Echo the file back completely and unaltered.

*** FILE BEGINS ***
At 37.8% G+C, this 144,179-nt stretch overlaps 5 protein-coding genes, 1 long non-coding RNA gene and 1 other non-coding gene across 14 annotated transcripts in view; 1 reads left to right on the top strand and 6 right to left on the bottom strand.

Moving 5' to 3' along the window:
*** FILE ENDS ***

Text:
At 37.8% G+C, this 144,179-nt stretch overlaps 5 protein-coding genes, 1 long non-coding RNA gene and 1 other non-coding gene across 14 annotated transcripts in view; 1 reads left to right on the top strand and 6 right to left on the bottom strand.

Moving 5' to 3' along the window: